Democracy, freedom, and human rights are the common pursuit of humanity. Countries differ from one another. So it is nothing strange for them not to see eye-to-eye on these issues. What is most important is to respect each other, seek common ground by putting aside differences, and refrain from confrontation. We sincerely hope to increase mutual understanding and expand common ground with the US side through dialogue on an equal footing. And we hope that the US side will respond to this posi

The Taiwan question holds the key to the healthy China-US relations. There is only one China in the world. Both the mainland and Taiwan are part of China. Chinese sovereignty and territorial integrity brook no division. It is the firm resolve of all Chinese residing at home and abroad to settle the Taiwan question and achieve the reunification of the motherland at an early date.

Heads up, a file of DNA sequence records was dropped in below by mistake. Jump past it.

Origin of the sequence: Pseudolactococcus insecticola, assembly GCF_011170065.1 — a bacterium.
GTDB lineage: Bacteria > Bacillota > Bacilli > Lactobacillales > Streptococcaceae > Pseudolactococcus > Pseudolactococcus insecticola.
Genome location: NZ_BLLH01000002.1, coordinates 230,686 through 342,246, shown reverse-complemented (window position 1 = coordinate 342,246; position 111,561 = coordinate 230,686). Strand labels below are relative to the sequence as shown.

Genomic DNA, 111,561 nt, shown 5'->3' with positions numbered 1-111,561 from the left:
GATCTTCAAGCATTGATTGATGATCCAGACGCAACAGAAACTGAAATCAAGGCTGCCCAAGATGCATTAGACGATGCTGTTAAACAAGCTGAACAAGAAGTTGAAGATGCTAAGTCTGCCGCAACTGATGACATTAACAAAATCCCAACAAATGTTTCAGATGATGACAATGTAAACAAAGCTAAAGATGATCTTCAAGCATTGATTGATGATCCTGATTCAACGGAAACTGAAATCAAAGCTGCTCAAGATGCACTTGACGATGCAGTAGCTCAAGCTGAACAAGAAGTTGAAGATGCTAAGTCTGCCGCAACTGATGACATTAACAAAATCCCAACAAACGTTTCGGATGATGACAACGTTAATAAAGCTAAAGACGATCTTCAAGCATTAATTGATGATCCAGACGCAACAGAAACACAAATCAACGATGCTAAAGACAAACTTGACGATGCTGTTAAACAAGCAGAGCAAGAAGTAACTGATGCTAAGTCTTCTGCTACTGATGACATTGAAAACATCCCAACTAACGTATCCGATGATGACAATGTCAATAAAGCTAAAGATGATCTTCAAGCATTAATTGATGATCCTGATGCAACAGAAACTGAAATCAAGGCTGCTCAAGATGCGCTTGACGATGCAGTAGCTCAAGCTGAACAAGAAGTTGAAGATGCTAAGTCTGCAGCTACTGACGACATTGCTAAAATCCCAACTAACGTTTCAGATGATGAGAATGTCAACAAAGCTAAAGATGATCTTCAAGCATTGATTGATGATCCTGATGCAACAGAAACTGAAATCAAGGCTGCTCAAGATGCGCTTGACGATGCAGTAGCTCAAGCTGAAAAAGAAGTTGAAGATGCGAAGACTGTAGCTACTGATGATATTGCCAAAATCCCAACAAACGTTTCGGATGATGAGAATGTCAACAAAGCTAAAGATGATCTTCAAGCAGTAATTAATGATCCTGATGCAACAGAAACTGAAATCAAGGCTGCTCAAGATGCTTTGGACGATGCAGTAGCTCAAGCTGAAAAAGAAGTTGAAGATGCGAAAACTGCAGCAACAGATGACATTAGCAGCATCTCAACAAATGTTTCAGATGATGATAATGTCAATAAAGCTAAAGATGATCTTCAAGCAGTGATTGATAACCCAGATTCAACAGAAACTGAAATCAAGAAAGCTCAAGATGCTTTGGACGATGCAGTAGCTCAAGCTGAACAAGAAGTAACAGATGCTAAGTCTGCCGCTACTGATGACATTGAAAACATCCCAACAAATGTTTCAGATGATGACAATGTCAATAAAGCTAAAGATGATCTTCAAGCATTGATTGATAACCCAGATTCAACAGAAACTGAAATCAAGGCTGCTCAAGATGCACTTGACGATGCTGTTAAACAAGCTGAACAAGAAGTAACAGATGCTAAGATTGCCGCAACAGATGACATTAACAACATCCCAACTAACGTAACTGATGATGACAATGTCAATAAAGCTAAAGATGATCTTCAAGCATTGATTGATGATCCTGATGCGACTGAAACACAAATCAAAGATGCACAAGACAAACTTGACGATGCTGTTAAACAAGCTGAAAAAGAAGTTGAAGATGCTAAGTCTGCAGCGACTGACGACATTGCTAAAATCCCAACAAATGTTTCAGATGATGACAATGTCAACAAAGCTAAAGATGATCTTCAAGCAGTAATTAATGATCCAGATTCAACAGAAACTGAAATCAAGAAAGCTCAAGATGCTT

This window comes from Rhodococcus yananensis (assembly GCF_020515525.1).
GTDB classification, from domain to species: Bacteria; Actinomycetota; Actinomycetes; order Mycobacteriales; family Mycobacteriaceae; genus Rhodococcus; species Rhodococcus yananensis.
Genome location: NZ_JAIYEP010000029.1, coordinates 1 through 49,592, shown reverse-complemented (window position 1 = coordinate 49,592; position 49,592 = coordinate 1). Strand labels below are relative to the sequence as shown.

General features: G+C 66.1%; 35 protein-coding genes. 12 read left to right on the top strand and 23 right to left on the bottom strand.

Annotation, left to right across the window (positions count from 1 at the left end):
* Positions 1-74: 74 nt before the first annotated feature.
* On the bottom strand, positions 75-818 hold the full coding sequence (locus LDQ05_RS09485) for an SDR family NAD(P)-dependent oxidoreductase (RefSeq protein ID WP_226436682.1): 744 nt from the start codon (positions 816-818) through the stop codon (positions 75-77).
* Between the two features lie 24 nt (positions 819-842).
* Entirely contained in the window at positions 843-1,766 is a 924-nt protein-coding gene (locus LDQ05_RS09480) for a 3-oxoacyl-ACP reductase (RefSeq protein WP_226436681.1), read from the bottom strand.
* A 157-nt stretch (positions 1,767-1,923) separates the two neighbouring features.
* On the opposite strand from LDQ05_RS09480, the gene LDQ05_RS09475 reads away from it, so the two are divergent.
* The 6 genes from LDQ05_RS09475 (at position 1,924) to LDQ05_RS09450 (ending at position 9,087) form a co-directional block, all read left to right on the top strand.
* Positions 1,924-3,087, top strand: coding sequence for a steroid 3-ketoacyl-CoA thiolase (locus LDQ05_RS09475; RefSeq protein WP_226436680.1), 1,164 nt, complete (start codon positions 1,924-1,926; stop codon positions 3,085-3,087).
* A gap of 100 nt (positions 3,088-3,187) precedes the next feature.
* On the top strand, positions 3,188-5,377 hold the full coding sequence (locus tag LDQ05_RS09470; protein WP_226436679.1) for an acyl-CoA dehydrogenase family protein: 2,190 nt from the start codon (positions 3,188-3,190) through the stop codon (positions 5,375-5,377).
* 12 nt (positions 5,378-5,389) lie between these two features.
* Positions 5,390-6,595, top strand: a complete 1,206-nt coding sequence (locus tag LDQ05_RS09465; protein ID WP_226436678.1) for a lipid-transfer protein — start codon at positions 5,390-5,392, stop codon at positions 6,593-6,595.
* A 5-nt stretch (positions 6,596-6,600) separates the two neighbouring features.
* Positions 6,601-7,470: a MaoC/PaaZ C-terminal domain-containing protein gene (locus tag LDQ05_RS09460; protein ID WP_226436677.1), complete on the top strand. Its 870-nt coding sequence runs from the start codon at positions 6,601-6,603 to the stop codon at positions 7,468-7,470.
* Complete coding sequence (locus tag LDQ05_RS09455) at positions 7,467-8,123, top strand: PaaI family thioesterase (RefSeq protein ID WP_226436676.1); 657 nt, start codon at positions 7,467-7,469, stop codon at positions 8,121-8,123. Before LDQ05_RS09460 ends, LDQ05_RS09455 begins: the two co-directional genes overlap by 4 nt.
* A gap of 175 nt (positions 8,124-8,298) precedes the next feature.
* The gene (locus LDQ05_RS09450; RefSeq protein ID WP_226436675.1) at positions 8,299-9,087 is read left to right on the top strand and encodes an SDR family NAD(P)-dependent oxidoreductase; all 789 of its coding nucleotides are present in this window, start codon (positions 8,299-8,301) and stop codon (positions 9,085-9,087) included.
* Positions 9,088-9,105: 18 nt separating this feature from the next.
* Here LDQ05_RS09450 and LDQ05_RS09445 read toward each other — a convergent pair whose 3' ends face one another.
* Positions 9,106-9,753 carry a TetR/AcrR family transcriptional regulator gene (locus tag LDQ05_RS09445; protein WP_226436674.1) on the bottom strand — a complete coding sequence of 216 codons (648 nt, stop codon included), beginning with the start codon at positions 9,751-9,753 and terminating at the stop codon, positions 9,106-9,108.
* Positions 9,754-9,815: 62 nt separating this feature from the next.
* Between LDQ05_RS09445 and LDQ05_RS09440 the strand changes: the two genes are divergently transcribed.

Our basic principle on settling the Taiwan question is " peaceful unification and one country, two systems." Once the Taiwan authorities accept the one-China principle, the two sides across the Taiwan Straits may resume talks, and anything can be discussed in such talks.

Under the "one country, two systems" formula, Taiwan may retain its economic system and way of life. It may manage its own party, government and military systems, maintain its judicial independence, and even retain the power of final adjudication. So for the people of Taiwan and the whole country, peaceful unification at an early date will bring them all the benefits and not a single harm.

The root cause for the tension across the Straits lies with the separatist attempt for Taiwan's independence from China. This is absolutely impermissible.